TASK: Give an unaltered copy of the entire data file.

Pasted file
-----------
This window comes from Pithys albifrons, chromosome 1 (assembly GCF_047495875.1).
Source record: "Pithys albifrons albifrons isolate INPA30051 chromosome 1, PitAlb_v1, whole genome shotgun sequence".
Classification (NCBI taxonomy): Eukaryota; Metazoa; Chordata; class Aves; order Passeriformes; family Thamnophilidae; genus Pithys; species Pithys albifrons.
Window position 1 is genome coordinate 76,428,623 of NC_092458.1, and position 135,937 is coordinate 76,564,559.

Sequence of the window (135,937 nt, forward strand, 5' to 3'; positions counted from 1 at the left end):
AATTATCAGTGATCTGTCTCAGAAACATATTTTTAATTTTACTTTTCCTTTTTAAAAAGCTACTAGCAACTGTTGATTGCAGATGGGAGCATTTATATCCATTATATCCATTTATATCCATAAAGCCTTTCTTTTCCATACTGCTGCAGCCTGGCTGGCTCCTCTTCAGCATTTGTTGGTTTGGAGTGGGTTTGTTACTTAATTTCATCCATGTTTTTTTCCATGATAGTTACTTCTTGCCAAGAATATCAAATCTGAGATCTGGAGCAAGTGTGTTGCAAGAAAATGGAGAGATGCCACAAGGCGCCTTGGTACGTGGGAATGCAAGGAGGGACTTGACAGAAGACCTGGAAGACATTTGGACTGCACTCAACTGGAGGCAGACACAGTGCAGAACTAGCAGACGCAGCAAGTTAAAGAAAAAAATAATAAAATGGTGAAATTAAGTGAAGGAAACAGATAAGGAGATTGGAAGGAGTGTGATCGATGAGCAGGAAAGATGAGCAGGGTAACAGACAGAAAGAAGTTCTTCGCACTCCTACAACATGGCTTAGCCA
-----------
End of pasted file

This window comes from Pithys albifrons, chromosome 1 (assembly GCF_047495875.1).
Source record: "Pithys albifrons albifrons isolate INPA30051 chromosome 1, PitAlb_v1, whole genome shotgun sequence".
Classification (NCBI taxonomy): Eukaryota; Metazoa; Chordata; class Aves; order Passeriformes; family Thamnophilidae; genus Pithys; species Pithys albifrons.
Window position 1 is genome coordinate 76,428,623 of NC_092458.1, and position 135,937 is coordinate 76,564,559.

Sequence of the window (135,937 nt, forward strand, 5' to 3'; positions counted from 1 at the left end):
AATTATCAGTGATCTGTCTCAGAAACATATTTTTAATTTTACTTTTCCTTTTTAAAAAGCTACTAGCAACTGTTGATTGCAGATGGGAGCATTTATATCCATTATATCCATTTATATCCATAAAGCCTTTCTTTTCCATACTGCTGCAGCCTGGCTGGCTCCTCTTCAGCATTTGTTGGTTTGGAGTGGGTTTGTTACTTAATTTCATCCATGTTTTTTTCCATGATAGTTACTTCTTGCCAAGAATATCAAATCTGAGATCTGGAGCAAGTGTGTTGCAAGAAAATGGAGAGATGCCACAAGGCGCCTTGGTACGTGGGAATGCAAGGAGGGACTTGACAGAAGACCTGGAAGACATTTGGACTGCACTCAACTGGAGGCAGACACAGTGCAGAACTAGCAGACGCAGCAAGTTAAAGAAAAAAATAATAAAATGGTGAAATTAAGTGAAGGAAACAGATAAGGAGATTGGAAGGAGTGTGATCGATGAGCAGGAAAGATGAGCAGGGTAACAGACAGAAAGAAGTTCTTCGCACTCCTACAACATGGCTTAGCCA